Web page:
See more about the NSF funding for DIBBs on the NSF DIBBs press release page, "Laying the Groundwork for Data-driven Science" (at http://www.nsf.gov/news/news_summ.jsp?cntn_id=132880).
- Hsinchun Chen, MIS
- Mark Patton, MIS
- Cathy Larson, MIS (retired)
- Riley McIsaac, MIS
- Victor Benjamin, MIS (graduated)
- Andy Pressman, MIS
- John Grisham, MIS (graduated)
- Ahmed Abbasi, University of Virginia
- Paul Hu, University of Utah
- Bhavani Thuraisingham, University of Texas at Dallas
- Chris Yang, Drexel University
- V. Benjamin and H. Chen. "Time-to-event Modeling for Predicting Hacker IRC Community Participant Trajectory." Proceedings of the IEEE International Conference on Intelligence and Security Informatics, Sept. 24-26, 2014, The Hague, Netherlands.
- W. Li and H. Chen. "Identifying Top Sellers In Underground Economy Using Deep Learning-based Sentiment Analysis." Proceedings of the IEEE International Conference on Intelligence and Security Informatics, Sept. 24-26, 2014, The Hague, Netherlands.
- W. Li, A. Abbasi, S. Hu, V. Benjamin, and H. Chen. "Modeling Interactions in Web Forums." Proceedings of the IEEE International Conference on Intelligence and Security Informatics, Sept. 24-26, 2014, The Hague, Netherlands.
- M. Patton, E. Gross, r. Chinn, S. Forbis, L. Walker, and H. Chen. "Uninvited Connections: A Study of Vulnerable Devices on the Internet of Things (IoT)." Proceedings of the IEEE International Conference on Intelligence and Security Informatics, Sept. 24-26, 2014, The Hague, Netherlands.
- V. Benjamin, D. Zimbra, and H. Chen, “Bridging the Virtual and Real: The Relationships between Web Content, Linkage, and Geographical Proximity of Social Movements,” Journal of the American Society for Information Science and Technology, 65(11), November 2014.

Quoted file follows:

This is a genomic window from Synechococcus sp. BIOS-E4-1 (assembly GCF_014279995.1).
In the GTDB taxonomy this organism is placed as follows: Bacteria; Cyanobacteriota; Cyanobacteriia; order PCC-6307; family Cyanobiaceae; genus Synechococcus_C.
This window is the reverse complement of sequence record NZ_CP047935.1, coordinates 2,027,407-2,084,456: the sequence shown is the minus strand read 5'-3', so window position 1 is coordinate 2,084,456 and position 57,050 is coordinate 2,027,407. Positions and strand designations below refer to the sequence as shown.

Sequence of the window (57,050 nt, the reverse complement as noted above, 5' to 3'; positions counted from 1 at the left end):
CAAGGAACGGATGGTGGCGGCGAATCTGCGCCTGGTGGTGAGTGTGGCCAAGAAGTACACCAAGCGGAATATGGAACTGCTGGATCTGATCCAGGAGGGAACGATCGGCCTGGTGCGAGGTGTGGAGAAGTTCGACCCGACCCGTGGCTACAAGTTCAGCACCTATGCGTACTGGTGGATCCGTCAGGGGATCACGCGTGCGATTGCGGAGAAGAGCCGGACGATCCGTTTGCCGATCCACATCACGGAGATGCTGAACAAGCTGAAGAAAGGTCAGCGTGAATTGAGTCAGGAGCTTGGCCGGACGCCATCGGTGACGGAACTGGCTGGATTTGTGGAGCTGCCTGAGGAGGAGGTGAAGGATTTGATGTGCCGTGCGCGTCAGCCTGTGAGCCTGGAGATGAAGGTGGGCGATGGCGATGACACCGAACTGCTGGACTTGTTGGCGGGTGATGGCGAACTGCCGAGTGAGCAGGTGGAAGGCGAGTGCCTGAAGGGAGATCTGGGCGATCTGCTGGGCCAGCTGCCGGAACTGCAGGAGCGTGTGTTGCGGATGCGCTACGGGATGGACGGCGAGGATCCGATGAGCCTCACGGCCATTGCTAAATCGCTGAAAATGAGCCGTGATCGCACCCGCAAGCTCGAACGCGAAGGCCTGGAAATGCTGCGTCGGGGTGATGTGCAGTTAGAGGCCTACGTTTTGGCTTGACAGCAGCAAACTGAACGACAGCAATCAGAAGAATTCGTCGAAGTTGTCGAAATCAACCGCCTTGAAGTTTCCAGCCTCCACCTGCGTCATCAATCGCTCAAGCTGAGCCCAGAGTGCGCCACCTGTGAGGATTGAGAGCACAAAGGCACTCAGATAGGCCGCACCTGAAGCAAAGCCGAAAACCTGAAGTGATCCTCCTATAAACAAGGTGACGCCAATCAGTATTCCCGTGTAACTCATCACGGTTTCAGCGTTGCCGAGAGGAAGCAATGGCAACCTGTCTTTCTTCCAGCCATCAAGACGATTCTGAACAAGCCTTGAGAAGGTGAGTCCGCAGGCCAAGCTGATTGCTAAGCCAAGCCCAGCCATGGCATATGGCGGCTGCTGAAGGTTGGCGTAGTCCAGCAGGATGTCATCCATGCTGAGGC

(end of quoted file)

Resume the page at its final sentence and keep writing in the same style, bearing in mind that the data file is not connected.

- Y. Zhang, Y. Dang, and H. Chen, "Research note: Examining gender emotional differences in Web forum communication." Decision Support Systems, 55(3), 2013.
- T. Fu, A. Abbasi, D. Zeng, and H. Chen, Sentimental Spidering: Leveraging Opinion Information in Focused Crawlers. ACM Transactions on Information Systems, 30(4), 2012.
- H. Chen. Exploring and Mining the Dark Side of the Web. New York: Springer-Verlag, 2012.
- A. Abbasi, Z. Zhang, D. Zimbra, H. Chen, and J. F. Nunamaker, “Detecting Fake Websites: The Contribution of Statistical Learning Theory,” MIS Quarterly, 34(3), pp. 435-461, September 2010. [Winner, MISQ Best Paper, 2010.]
Conferences, Workshops, and Competitions
Conferences & Workshops
- WiCyS 2017 (Women in CyberSecurity), Tucson, AZ, USA, March 31 - April 1, 2017
- ISI 2016 (IEEE International Conference on Intelligence and Security Informatics), Tucson, Arizona, USA, September 27-30, 2016
- IEEE ICDM Workshop on Intelligence and Security Informatics, Atlantic City, New Jersey, USA, November 14, 2015
- PAKDD 2015 (Pacific Asia Knowledge Discovery and Data Mining ), Ho Chi Minh city, Viet Nam, May 19, 2015
- PAISI 2015, Ho Chi Minh city, Viet Nam, May 19, 2015 (Proceedings available through Springer)
- IEEE ISI, Baltimore, Maryland, USA, May 27-29, 2015
- DEF CON 23, Las Vegas, Nevada, USA
- European ISI (EISIC) 2015, Manchester, United Kingdom, September 7-9, 2015
- Cyber Security Awareness Week Conference - Run by students at New York University, features Capture the Flag and Embedded Systems competitions (information for 2015 forthcoming); generally held in November
- DEF CON Capture The Flag - An archive of previous challenges can also be found here.
- Hack Arizona - A hackathon in partnership with the University of Arizona Libraries, held in March
- National Collegiate Cyber Defense Competition - Helps students assess their depth of understanding and operational competency in network security and infrastructure, held in the fall following regional qualifying rounds
- Robocalls: Humanity Strikes Back - A FTC-sponsored competition at DEF CON, with a challenge to create a tool that people can use to block or forward unwanted robocalls automatically to a honeypot.